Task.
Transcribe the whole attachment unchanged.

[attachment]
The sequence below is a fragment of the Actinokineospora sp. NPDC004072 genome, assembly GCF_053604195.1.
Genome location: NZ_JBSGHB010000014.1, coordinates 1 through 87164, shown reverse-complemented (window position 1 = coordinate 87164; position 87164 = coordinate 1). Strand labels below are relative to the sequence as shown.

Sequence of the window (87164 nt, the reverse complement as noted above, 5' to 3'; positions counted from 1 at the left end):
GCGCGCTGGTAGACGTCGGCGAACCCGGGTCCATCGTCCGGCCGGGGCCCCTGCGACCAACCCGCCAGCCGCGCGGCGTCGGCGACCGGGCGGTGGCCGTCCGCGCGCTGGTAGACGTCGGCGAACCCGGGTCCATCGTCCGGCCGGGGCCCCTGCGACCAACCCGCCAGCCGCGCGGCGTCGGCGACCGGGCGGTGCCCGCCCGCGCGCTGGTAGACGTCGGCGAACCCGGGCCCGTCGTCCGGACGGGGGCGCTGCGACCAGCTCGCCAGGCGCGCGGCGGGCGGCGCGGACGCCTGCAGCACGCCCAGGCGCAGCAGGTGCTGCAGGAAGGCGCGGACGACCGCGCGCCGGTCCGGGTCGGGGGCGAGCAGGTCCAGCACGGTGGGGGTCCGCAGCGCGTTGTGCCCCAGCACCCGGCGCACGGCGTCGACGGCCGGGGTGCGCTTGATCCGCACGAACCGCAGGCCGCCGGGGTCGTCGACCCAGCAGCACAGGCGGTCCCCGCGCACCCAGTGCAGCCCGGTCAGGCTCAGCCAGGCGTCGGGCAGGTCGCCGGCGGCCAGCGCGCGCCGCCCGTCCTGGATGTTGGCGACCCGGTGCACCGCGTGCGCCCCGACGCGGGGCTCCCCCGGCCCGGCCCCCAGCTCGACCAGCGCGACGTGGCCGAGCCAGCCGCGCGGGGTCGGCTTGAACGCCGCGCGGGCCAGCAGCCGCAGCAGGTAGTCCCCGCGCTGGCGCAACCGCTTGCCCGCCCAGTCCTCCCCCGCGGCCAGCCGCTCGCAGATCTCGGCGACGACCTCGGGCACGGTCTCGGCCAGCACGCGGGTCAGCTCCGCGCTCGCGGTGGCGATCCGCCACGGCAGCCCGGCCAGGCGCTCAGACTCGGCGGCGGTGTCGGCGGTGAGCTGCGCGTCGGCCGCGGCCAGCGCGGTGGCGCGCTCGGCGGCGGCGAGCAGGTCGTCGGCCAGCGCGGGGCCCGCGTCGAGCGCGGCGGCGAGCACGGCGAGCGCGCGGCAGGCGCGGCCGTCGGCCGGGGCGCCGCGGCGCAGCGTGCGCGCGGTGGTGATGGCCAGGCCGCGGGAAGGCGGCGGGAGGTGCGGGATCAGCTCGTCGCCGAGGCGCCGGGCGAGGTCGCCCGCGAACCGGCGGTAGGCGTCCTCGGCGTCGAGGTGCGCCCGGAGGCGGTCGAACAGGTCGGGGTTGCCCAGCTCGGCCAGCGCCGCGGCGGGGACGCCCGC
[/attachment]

The sequence below is a fragment of the Actinokineospora sp. NPDC004072 genome, assembly GCF_053604195.1.
Genome location: NZ_JBSGHB010000014.1, coordinates 1 through 87164, shown reverse-complemented (window position 1 = coordinate 87164; position 87164 = coordinate 1). Strand labels below are relative to the sequence as shown.

Sequence of the window (87164 nt, the reverse complement as noted above, 5' to 3'; positions counted from 1 at the left end):
GCGCGCTGGTAGACGTCGGCGAACCCGGGTCCATCGTCCGGCCGGGGCCCCTGCGACCAACCCGCCAGCCGCGCGGCGTCGGCGACCGGGCGGTGGCCGTCCGCGCGCTGGTAGACGTCGGCGAACCCGGGTCCATCGTCCGGCCGGGGCCCCTGCGACCAACCCGCCAGCCGCGCGGCGTCGGCGACCGGGCGGTGCCCGCCCGCGCGCTGGTAGACGTCGGCGAACCCGGGCCCGTCGTCCGGACGGGGGCGCTGCGACCAGCTCGCCAGGCGCGCGGCGGGCGGCGCGGACGCCTGCAGCACGCCCAGGCGCAGCAGGTGCTGCAGGAAGGCGCGGACGACCGCGCGCCGGTCCGGGTCGGGGGCGAGCAGGTCCAGCACGGTGGGGGTCCGCAGCGCGTTGTGCCCCAGCACCCGGCGCACGGCGTCGACGGCCGGGGTGCGCTTGATCCGCACGAACCGCAGGCCGCCGGGGTCGTCGACCCAGCAGCACAGGCGGTCCCCGCGCACCCAGTGCAGCCCGGTCAGGCTCAGCCAGGCGTCGGGCAGGTCGCCGGCGGCCAGCGCGCGCCGCCCGTCCTGGATGTTGGCGACCCGGTGCACCGCGTGCGCCCCGACGCGGGGCTCCCCCGGCCCGGCCCCCAGCTCGACCAGCGCGACGTGGCCGAGCCAGCCGCGCGGGGTCGGCTTGAACGCCGCGCGGGCCAGCAGCCGCAGCAGGTAGTCCCCGCGCTGGCGCAACCGCTTGCCCGCCCAGTCCTCCCCCGCGGCCAGCCGCTCGCAGATCTCGGCGACGACCTCGGGCACGGTCTCGGCCAGCACGCGGGTCAGCTCCGCGCTCGCGGTGGCGATCCGCCACGGCAGCCCGGCCAGGCGCTCAGACTCGGCGGCGGTGTCGGCGGTGAGCTGCGCGTCGGCCGCGGCCAGCGCGGTGGCGCGCTCGGCGGCGGCGAGCAGGTCGTCGGCCAGCGCGGGGCCCGCGTCGAGCGCGGCGGCGAGCACGGCGAGCGCGCGGCAGGCGCGGCCGTCGGCCGGGGCGCCGCGGCGCAGCGTGCGCGCGGTGGTGATGGCCAGGCCGCGGGAAGGCGGCGGGAGGTGCGGGATCAGCTCGTCGCCGAGGCGCCGGGCGAGGTCGCCCGCGAACCGGCGGTAGGCGTCCTCGGCGTCGAGGTGCGCCCGGAGGCGGTCGAACAGGTCGGGGTTGCCCAGCTCGGCCAGCGCCGCGGCGGGGACGCCCGC